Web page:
Switching To A Central Lab To Meet FDA Requirements

As with any clinical trial, meeting FDA requirements was essential for success with our study. In this newly virtual setting, we had to identify strategies for navigating the decrease of in-person visits to collect all the data necessary to meet FDA guidelines. For our study, the FDA had an unprecedented requirement: confirm the presence of BV using a microbiology lab-based assessment. Prior to the pandemic, each trial site would be trained individually on how to conduct the assessment. However, in the midst of COVID, this wasn’t possible. This was the first challenge our team faced, and we quickly determined that it was most efficient to centralize the confirmation of BV by having all samples shipped to a central lab for analysis. Additionally, in the trial design of past studies, participants were required to return to the trial site within a week of the initial screening process, once test results were available, to determine if they qualified for the study, which was not feasible during COVID. To limit the number of clinic visits and to maximize the number of participants in the study, we screened and enrolled all women who presented with BV upon their first visit, assuming the risk that some trial participants may not qualify for the analysis at the end of the study.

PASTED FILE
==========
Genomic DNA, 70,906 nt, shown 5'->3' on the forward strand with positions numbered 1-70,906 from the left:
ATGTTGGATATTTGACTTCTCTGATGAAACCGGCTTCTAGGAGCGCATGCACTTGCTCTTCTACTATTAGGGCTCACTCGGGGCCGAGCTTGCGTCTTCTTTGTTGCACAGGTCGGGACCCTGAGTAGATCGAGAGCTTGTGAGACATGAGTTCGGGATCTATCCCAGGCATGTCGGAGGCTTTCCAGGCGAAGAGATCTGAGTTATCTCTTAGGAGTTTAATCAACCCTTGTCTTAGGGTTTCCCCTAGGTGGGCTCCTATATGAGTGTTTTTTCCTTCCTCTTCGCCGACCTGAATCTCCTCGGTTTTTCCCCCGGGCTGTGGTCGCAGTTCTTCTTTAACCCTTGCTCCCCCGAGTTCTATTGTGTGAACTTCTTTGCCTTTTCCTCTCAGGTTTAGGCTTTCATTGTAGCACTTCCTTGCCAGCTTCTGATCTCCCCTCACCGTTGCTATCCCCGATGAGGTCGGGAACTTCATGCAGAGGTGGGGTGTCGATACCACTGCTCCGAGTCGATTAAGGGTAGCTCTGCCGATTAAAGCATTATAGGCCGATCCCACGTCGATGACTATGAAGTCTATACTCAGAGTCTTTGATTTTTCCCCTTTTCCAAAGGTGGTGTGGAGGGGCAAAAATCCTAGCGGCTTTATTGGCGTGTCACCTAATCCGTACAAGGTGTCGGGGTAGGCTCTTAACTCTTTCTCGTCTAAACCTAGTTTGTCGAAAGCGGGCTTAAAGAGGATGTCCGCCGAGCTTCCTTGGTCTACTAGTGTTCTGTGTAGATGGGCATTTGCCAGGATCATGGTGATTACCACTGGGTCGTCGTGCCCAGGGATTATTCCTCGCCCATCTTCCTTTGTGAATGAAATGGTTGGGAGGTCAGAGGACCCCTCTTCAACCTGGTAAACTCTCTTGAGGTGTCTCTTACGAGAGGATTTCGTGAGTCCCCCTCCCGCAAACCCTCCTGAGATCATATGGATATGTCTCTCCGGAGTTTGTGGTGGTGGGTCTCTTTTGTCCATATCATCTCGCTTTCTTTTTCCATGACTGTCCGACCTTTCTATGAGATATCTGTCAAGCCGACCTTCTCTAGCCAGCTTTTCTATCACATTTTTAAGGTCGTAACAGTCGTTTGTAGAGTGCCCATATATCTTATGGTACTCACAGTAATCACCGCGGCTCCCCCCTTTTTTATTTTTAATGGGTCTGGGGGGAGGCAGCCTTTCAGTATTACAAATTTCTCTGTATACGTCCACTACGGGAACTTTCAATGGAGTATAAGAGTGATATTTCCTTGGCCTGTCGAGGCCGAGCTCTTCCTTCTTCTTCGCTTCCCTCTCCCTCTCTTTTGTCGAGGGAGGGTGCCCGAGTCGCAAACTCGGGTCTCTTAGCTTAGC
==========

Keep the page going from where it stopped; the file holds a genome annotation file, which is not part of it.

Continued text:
Minimizing Site Visits, Maintaining Patient Engagement

Just as important as meeting the FDA requirements, we needed to ensure safe and easy access for all study participants. Since our study began during the height of the first wave of COVID-19 infections in the U.S., it was critical to minimize clinic visits for multiple reasons: unknown access to trial sites due to possible closures, fear of the pandemic, stay-at-home orders, and altered clinic procedures. Minimal site visits also allowed Daré a likelihood of maintaining strong trial enrollment.

The selected patient recruitment vendor allowed patients to prescreen for the trial by using a virtual screening process, which included an internet-based screener, followed by a phone call, and finally a video call. We chose this methodology so that by the time the participant arrived at the clinic, they knew they were qualified to participate in the study, eliminating extra and unnecessary trips to the clinic. Additionally, trial sites were informed that if potential participants arrived and were presenting with BV symptoms, they would be asked to participate in the trial and could be enrolled that day. This meant they would only have to return for two checkup visits (as opposed to up to four) as part of the trial.

Optimizing Data Collection